Q: Why would anyone want to
make analog tape anymore. I thought digital recording took over.
A: Hardly. Although
there's plenty of digital recording going on, there's a lot of
people who record that still like and prefer the analog sound. Also,
analog recording does not suffer from constant and expensive software
upgrades and the fear of computer viruses wiping out not only your
current work files but your backups as well.
Q: What's the future of
A: There's plenty
of analog hardware being made and soon there will be brand new
manufacturing of tape decks here in the USA. From US Recording's
standpoint, we see analog recording as gaining strength in the last five or six years.
Q: I just got some brand new
tape, and the one channel drops out yet none of the other tapes
do it. Why?
A: Whenever you get a new
roll of tape, it should be run through the deck to help it relax and to
allow the deck's standoffs to set the height of the tape pack within
the reels. The tape pack can be shifted within the reels through
shipping. If this happens, the standoffs may flex the tape trying to
adjust the height and may bow the tape very slightly over the
heads. You need intimate contact between the tape and the heads.
Q:Someone said I should
never use reels with a tape end slot. How come?
A: The tape end slot can cause the tape to dip slightly to span the gap
and this can cause a repeating dropout at that same spot over many
wraps of tape. This problem can be more pronounced with 1 mil tape
because it isn't as stiff as 1.5 mil tapes or especially +9 operating
Q:How should I store my
tape? Vertically or horizontally?
A: Vertically. In a dry cool place. No attics, garages, hot warehouses,
or damp basements.
Q:What does tails out mean?
A: This means the tape is shipped to you as if you recorded through to the end of the tape and all the tape on on the takeup reel. To use the tape, and this is always something you should do anyway with new tape, simply put the tape on the takeup side of the deck (the right side reel position) and rewind it. You can then record on the tape. This process is necessary to allow the tape to relax from manufacturing tensions and align itself to the guides.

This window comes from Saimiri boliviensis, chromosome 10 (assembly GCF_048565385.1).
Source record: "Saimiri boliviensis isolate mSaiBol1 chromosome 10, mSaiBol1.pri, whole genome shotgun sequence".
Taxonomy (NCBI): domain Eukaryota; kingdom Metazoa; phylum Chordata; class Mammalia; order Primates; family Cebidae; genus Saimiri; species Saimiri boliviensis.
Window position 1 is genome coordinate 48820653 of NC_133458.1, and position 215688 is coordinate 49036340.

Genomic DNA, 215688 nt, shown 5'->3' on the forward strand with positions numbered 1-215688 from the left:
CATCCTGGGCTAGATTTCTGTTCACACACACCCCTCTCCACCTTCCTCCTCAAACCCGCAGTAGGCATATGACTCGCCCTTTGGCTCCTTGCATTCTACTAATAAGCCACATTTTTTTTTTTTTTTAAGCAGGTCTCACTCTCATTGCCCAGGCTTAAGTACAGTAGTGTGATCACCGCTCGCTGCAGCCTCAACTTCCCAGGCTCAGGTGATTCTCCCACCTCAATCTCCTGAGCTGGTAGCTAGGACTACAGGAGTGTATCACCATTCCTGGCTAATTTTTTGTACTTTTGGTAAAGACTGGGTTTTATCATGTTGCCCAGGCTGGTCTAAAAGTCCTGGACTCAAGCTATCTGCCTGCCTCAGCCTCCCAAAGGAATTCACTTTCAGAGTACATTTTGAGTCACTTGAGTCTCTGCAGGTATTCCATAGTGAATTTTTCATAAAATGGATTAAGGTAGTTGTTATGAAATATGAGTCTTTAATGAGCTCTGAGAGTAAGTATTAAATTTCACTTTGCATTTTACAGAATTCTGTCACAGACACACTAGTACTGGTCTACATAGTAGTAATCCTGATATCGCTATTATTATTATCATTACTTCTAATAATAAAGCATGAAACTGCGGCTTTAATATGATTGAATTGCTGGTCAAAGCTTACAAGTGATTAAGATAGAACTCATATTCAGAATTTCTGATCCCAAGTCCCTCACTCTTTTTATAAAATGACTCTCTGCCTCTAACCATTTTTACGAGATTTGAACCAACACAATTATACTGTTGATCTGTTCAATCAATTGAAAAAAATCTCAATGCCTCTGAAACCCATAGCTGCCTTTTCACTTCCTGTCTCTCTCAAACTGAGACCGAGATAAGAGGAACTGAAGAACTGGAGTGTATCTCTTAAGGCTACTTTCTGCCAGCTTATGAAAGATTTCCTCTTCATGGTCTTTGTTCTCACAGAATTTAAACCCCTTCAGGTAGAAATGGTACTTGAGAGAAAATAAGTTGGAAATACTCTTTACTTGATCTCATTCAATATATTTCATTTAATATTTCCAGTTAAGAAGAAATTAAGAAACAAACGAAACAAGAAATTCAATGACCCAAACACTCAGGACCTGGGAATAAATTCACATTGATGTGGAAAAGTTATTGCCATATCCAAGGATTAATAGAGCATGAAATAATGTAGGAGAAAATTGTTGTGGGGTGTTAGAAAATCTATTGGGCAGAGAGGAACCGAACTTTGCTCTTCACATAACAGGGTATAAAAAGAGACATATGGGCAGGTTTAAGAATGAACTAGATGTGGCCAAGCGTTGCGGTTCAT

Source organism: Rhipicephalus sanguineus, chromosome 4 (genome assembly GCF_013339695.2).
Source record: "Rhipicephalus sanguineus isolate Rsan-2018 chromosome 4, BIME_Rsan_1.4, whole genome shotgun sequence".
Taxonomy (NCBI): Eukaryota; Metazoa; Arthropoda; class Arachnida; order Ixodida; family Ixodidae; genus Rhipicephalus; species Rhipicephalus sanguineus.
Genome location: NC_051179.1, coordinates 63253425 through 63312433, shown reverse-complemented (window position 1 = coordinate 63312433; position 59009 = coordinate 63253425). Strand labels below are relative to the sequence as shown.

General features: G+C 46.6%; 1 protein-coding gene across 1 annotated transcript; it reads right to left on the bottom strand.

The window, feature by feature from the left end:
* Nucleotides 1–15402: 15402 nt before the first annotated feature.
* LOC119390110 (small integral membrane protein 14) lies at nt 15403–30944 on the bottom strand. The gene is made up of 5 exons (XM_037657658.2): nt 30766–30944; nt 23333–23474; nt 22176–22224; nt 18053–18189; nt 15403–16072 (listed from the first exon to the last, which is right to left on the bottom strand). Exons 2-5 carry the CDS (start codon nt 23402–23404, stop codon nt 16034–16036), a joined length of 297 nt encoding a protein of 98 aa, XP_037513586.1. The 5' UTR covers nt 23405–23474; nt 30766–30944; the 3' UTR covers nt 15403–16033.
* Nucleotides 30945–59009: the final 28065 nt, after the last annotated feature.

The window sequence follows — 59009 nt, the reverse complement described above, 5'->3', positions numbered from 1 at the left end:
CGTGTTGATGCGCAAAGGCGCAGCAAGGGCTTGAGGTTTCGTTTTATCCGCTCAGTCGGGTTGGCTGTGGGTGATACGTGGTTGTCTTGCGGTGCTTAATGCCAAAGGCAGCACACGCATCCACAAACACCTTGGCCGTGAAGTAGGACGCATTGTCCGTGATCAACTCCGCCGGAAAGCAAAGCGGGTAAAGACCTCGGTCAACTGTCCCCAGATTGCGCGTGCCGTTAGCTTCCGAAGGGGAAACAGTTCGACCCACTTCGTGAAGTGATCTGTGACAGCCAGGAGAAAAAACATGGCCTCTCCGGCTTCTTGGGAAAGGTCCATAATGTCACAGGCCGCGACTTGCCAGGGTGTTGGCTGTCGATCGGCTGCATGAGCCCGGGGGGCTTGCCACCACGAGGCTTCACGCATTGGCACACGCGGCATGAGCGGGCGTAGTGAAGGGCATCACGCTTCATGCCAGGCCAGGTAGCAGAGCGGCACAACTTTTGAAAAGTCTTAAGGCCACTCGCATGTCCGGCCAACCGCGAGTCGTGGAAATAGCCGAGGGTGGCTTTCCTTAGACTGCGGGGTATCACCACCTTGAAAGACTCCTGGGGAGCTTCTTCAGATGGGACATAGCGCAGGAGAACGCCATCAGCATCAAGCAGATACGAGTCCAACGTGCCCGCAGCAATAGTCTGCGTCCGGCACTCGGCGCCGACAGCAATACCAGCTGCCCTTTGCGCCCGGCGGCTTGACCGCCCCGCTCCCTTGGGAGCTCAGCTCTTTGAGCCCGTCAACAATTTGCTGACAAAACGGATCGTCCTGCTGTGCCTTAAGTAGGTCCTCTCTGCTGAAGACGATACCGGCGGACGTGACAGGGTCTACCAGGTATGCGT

Q:What are the reel flanges
A:They're there simply to protect the edges of the tape from handling. They do not
"guide" the tape onto the hub which is the "thing" in the middle that
the tape actually winds on.
Q:Why are there large holes in the
A: They're called windage holes. They're necessary to allow the
air to escape from the reel in fast forwarding or rewinding the tape.
Without them, the tape pack could be very uneven.
Q: How come the edges
of my older tapes are cupped over in places?
A: Most likely you're not storing your tape in a "played"
condition. In other words you're rewinding the tape and storing it that
way. Due to the tension on your tape, the edges that stick out can try
to curl over. Always store tape after it's recorded or played without rewinding it. Remember,
it's the edges of the tape that guide the tape into proper postition
over the heads. If the edges are cupped you might have your tape
wandering vertically slightly and this can cause changes in the output
Q: What advantage does using
a high output level tape have? They're more expensive tapes.
A: The more sound level you can lay down on a tape, the lower the
noise (hiss) level will be compared to 0 VU on your meters. Also, a
half track deck lays down more sound level than a 1/4 track and this
also affects the noise level. With a good tape deck and high output
tape, noise can be practically inaudible.
Q: What tape speeds
should I use?
A: At least 7.5IPS for the best performance. Distortion at lower
speeds is much much higher. Modern tape is designed to be used at
7.5IPS and above. If you need longer recording time use 1 mil tape like ATR's MDS-36 which is excellent tape for home recording.
Q: What are pancakes and why
are they so much cheaper than tapes with flanges?
A: Pancakes are identical to tape without the metal flanges, and it's
the flanges that make such a difference. Flanges are very expensive due
to the cost of aluminum, stamping, finishing, and anodizing.